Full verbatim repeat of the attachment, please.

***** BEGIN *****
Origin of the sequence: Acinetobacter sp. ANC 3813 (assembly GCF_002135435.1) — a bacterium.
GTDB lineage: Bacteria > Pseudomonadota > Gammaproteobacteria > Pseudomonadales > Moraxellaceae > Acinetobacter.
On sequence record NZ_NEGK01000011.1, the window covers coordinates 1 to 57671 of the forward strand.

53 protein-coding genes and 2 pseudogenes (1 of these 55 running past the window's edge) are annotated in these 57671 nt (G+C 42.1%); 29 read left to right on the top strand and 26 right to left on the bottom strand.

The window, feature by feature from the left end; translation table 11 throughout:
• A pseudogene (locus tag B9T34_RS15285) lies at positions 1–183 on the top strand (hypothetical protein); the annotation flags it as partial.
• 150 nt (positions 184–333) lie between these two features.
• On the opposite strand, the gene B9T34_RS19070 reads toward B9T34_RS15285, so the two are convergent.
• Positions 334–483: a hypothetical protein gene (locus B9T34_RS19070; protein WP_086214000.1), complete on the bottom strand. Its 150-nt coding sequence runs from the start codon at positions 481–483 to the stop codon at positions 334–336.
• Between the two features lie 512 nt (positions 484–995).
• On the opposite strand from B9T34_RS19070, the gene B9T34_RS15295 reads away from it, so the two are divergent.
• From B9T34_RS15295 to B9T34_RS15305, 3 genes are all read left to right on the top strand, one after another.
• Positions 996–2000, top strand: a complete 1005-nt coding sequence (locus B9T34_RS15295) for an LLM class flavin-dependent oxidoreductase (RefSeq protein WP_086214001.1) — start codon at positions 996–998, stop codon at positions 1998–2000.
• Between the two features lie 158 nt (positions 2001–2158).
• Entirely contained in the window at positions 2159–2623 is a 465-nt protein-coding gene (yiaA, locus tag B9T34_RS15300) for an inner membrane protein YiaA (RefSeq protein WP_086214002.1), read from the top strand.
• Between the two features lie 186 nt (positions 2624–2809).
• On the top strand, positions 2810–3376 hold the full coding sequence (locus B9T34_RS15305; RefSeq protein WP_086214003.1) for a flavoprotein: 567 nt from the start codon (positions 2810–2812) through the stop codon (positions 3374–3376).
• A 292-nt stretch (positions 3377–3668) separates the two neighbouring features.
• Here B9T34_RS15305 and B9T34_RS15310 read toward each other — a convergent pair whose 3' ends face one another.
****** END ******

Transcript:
Origin of the sequence: Acinetobacter sp. ANC 3813 (assembly GCF_002135435.1) — a bacterium.
GTDB lineage: Bacteria > Pseudomonadota > Gammaproteobacteria > Pseudomonadales > Moraxellaceae > Acinetobacter.
On sequence record NZ_NEGK01000011.1, the window covers coordinates 1 to 57671 of the forward strand.

53 protein-coding genes and 2 pseudogenes (1 of these 55 running past the window's edge) are annotated in these 57671 nt (G+C 42.1%); 29 read left to right on the top strand and 26 right to left on the bottom strand.

The window, feature by feature from the left end; translation table 11 throughout:
• A pseudogene (locus tag B9T34_RS15285) lies at positions 1–183 on the top strand (hypothetical protein); the annotation flags it as partial.
• 150 nt (positions 184–333) lie between these two features.
• On the opposite strand, the gene B9T34_RS19070 reads toward B9T34_RS15285, so the two are convergent.
• Positions 334–483: a hypothetical protein gene (locus B9T34_RS19070; protein WP_086214000.1), complete on the bottom strand. Its 150-nt coding sequence runs from the start codon at positions 481–483 to the stop codon at positions 334–336.
• Between the two features lie 512 nt (positions 484–995).
• On the opposite strand from B9T34_RS19070, the gene B9T34_RS15295 reads away from it, so the two are divergent.
• From B9T34_RS15295 to B9T34_RS15305, 3 genes are all read left to right on the top strand, one after another.
• Positions 996–2000, top strand: a complete 1005-nt coding sequence (locus B9T34_RS15295) for an LLM class flavin-dependent oxidoreductase (RefSeq protein WP_086214001.1) — start codon at positions 996–998, stop codon at positions 1998–2000.
• Between the two features lie 158 nt (positions 2001–2158).
• Entirely contained in the window at positions 2159–2623 is a 465-nt protein-coding gene (yiaA, locus tag B9T34_RS15300) for an inner membrane protein YiaA (RefSeq protein WP_086214002.1), read from the top strand.
• Between the two features lie 186 nt (positions 2624–2809).
• On the top strand, positions 2810–3376 hold the full coding sequence (locus B9T34_RS15305; RefSeq protein WP_086214003.1) for a flavoprotein: 567 nt from the start codon (positions 2810–2812) through the stop codon (positions 3374–3376).
• A 292-nt stretch (positions 3377–3668) separates the two neighbouring features.
• Here B9T34_RS15305 and B9T34_RS15310 read toward each other — a convergent pair whose 3' ends face one another.